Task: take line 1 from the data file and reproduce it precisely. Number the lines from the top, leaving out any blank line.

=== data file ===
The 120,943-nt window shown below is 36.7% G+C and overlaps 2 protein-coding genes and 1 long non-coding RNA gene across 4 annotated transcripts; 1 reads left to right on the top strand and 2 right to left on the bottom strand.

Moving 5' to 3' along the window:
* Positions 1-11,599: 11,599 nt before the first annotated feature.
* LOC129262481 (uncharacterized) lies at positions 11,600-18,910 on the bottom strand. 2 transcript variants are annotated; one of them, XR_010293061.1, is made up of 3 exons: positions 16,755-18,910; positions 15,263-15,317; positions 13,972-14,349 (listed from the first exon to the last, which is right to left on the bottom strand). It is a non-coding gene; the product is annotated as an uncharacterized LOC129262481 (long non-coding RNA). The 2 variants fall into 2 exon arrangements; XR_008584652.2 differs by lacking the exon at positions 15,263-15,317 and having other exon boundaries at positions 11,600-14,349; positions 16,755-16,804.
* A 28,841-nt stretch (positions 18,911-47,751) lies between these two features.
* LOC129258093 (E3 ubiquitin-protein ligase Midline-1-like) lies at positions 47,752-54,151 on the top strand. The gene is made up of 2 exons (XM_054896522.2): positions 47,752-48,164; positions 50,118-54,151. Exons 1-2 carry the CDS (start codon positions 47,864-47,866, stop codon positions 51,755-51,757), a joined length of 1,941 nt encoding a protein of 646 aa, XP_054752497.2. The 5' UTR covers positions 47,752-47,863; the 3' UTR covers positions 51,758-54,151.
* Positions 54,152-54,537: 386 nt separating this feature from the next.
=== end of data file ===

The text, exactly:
The 120,943-nt window shown below is 36.7% G+C and overlaps 2 protein-coding genes and 1 long non-coding RNA gene across 4 annotated transcripts; 1 reads left to right on the top strand and 2 right to left on the bottom strand.